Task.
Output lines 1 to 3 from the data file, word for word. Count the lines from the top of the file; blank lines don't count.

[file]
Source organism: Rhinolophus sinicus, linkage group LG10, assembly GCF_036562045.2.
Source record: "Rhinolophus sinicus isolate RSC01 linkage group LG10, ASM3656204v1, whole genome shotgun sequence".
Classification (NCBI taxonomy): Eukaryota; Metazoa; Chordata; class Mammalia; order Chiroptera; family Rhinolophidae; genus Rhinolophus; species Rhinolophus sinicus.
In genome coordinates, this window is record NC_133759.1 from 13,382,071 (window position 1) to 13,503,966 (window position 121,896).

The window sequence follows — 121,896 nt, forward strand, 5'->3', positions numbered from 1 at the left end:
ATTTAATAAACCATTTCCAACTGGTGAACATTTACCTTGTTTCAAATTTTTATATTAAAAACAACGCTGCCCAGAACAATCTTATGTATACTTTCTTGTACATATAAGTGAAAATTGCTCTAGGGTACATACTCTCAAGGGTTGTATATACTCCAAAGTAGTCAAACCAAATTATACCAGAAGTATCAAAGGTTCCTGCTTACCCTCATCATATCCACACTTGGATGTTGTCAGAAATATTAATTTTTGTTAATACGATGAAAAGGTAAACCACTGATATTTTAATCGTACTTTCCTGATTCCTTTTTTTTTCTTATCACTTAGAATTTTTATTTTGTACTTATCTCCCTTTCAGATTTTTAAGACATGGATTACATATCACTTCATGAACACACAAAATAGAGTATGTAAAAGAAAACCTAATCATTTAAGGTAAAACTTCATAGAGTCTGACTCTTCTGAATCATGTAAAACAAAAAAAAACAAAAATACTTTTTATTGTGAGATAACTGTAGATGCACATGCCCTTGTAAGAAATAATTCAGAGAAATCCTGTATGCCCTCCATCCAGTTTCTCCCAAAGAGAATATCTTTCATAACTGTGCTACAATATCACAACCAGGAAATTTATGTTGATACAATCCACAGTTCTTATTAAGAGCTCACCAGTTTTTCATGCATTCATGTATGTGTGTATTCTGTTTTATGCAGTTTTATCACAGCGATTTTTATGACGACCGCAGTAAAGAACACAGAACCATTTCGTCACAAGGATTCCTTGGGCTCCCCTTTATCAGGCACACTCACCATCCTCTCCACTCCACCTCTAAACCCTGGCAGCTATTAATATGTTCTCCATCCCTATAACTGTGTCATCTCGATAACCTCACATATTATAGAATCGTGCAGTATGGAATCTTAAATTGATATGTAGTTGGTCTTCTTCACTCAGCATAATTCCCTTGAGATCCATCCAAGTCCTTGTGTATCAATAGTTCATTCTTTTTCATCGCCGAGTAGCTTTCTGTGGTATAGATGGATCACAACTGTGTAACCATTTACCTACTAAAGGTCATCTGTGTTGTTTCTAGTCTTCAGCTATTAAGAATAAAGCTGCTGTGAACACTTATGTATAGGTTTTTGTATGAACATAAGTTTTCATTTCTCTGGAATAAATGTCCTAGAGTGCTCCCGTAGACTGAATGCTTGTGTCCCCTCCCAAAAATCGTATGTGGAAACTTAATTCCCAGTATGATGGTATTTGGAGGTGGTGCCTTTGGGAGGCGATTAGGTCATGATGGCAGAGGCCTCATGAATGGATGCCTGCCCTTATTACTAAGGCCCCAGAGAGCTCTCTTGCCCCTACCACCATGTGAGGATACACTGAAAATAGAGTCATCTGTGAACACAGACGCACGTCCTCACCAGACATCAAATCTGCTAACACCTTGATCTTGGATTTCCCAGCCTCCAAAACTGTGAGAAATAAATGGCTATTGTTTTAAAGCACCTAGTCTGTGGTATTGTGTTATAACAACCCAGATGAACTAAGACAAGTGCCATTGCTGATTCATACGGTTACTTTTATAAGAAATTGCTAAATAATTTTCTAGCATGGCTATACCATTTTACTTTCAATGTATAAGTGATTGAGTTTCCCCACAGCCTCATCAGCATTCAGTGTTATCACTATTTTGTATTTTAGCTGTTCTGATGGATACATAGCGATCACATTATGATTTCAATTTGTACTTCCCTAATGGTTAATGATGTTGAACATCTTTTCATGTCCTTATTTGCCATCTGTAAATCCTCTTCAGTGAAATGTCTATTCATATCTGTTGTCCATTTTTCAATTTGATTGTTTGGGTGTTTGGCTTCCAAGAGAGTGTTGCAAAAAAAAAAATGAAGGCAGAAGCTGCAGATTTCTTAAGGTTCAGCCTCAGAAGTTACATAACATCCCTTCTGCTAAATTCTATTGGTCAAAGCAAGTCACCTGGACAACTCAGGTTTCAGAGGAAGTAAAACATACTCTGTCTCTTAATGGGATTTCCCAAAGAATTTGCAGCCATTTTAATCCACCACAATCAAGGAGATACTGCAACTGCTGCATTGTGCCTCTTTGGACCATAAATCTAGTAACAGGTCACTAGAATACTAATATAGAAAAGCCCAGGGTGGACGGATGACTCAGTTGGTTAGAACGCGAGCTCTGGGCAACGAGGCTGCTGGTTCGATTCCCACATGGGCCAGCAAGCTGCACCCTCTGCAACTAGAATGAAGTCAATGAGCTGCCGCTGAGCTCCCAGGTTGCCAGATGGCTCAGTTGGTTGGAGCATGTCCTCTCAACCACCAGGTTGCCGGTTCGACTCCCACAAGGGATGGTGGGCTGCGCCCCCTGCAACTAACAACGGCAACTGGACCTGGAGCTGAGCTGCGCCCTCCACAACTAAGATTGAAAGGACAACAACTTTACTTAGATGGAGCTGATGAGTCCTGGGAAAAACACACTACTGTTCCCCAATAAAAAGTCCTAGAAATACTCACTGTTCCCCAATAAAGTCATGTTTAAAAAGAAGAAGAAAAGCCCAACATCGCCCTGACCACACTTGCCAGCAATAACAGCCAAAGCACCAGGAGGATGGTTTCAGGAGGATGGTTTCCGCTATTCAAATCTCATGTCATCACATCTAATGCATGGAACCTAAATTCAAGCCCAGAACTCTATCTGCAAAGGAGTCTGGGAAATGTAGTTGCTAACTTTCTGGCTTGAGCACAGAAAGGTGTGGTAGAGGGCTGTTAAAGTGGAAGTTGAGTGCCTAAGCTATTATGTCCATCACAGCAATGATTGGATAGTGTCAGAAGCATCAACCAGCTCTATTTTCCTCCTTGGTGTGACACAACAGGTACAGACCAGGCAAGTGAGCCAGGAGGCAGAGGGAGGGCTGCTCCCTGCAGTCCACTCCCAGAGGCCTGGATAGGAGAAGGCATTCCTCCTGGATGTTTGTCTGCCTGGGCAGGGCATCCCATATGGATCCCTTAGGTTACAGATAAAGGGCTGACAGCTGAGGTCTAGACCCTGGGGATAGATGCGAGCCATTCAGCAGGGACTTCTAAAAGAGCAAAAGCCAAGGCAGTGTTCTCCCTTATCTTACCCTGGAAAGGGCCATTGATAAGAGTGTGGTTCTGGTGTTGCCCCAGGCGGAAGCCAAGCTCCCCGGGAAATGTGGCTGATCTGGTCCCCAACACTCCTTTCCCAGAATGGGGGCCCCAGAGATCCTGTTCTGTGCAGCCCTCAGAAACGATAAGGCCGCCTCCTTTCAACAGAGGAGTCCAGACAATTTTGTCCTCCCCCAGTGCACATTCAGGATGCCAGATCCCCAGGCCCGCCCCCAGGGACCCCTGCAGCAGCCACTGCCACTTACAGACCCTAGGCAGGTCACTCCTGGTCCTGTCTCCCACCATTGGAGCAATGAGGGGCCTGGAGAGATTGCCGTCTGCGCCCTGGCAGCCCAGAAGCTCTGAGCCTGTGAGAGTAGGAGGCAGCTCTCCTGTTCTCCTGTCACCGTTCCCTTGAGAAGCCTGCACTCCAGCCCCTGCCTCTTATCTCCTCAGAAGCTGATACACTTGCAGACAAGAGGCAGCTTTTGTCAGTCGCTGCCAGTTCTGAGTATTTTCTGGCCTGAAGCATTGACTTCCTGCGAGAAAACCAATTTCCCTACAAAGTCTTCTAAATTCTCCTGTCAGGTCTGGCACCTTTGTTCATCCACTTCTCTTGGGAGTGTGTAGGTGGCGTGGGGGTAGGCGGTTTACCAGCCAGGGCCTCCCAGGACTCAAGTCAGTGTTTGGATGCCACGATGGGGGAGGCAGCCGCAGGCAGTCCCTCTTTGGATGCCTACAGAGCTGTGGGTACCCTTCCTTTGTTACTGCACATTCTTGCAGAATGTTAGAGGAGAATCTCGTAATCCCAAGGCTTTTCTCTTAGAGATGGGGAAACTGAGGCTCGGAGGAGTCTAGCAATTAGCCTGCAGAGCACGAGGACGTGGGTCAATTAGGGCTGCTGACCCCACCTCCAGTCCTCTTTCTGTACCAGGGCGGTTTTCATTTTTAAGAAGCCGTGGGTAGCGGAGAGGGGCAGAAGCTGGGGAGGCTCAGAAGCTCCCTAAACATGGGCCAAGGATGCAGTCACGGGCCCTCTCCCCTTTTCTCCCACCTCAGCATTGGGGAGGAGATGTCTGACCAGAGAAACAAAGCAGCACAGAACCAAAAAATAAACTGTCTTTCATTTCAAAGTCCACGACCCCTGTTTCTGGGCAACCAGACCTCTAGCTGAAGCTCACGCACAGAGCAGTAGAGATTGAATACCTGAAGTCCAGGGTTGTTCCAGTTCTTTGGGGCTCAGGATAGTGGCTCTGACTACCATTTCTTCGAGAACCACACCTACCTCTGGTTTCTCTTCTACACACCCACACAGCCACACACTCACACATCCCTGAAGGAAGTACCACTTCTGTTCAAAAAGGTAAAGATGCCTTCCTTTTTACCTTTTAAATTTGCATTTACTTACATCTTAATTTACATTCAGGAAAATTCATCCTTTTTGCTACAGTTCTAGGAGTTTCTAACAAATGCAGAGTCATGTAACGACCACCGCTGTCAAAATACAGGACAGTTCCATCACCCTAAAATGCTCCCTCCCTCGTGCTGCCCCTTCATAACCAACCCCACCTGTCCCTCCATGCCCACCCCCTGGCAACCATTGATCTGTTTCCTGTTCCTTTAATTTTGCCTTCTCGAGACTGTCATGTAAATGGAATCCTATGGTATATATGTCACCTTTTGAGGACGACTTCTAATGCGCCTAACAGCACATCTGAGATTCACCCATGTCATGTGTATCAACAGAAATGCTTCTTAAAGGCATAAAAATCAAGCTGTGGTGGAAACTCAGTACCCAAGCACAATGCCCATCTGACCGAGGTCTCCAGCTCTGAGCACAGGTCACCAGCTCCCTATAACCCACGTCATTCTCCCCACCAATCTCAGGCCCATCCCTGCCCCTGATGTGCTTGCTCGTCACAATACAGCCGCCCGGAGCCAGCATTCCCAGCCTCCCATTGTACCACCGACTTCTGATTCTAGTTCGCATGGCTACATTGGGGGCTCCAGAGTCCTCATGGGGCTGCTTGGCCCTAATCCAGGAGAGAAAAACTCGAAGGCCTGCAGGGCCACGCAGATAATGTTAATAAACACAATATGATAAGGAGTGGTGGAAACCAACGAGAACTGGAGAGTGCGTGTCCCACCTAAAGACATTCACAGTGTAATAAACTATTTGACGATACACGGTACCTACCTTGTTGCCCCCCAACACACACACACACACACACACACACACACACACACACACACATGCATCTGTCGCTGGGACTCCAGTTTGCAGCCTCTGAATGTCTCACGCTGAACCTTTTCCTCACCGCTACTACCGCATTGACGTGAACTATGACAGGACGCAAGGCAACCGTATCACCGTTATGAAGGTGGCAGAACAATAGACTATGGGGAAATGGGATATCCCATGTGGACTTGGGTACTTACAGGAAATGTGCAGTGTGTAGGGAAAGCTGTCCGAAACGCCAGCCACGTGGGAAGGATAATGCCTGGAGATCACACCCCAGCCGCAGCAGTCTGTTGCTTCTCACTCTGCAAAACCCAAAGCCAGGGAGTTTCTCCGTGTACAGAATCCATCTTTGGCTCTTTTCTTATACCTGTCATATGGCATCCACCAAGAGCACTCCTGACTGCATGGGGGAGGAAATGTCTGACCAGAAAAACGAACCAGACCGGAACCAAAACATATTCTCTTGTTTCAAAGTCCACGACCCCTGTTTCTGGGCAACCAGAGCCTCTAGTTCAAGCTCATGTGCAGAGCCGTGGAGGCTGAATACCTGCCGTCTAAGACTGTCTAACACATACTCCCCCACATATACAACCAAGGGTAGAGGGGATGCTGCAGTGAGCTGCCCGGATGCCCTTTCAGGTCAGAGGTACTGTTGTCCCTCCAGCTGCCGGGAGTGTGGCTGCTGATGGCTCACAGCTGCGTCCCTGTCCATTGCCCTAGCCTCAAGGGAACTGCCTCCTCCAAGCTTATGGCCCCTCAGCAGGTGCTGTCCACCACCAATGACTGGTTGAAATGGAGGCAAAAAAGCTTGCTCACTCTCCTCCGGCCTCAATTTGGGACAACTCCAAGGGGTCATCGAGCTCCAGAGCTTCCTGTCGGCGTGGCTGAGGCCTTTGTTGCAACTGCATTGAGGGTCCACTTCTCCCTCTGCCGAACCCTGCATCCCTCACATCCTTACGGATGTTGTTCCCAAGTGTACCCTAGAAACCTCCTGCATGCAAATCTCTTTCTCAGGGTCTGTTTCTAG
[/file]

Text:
Source organism: Rhinolophus sinicus, linkage group LG10, assembly GCF_036562045.2.
Source record: "Rhinolophus sinicus isolate RSC01 linkage group LG10, ASM3656204v1, whole genome shotgun sequence".
Classification (NCBI taxonomy): Eukaryota; Metazoa; Chordata; class Mammalia; order Chiroptera; family Rhinolophidae; genus Rhinolophus; species Rhinolophus sinicus.